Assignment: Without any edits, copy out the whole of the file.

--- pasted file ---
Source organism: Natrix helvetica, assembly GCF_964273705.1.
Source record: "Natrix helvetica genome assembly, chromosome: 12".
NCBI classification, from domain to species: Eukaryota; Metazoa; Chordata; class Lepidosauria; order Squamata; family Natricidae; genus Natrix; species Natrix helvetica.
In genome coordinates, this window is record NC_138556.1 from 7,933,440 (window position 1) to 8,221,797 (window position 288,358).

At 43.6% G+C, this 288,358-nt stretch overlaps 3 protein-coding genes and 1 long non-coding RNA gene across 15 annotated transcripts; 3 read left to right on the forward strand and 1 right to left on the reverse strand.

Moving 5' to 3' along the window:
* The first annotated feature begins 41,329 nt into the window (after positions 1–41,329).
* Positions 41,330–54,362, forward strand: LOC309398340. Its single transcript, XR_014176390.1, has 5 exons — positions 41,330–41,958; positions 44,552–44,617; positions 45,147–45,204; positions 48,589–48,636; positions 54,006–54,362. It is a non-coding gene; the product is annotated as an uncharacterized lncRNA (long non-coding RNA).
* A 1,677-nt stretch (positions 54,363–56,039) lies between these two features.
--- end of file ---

Source organism: Natrix helvetica, assembly GCF_964273705.1.
Source record: "Natrix helvetica genome assembly, chromosome: 12".
NCBI classification, from domain to species: Eukaryota; Metazoa; Chordata; class Lepidosauria; order Squamata; family Natricidae; genus Natrix; species Natrix helvetica.
In genome coordinates, this window is record NC_138556.1 from 7,933,440 (window position 1) to 8,221,797 (window position 288,358).

At 43.6% G+C, this 288,358-nt stretch overlaps 3 protein-coding genes and 1 long non-coding RNA gene across 15 annotated transcripts; 3 read left to right on the forward strand and 1 right to left on the reverse strand.

Moving 5' to 3' along the window:
* The first annotated feature begins 41,329 nt into the window (after positions 1–41,329).
* Positions 41,330–54,362, forward strand: LOC309398340. Its single transcript, XR_014176390.1, has 5 exons — positions 41,330–41,958; positions 44,552–44,617; positions 45,147–45,204; positions 48,589–48,636; positions 54,006–54,362. It is a non-coding gene; the product is annotated as an uncharacterized lncRNA (long non-coding RNA).
* A 1,677-nt stretch (positions 54,363–56,039) lies between these two features.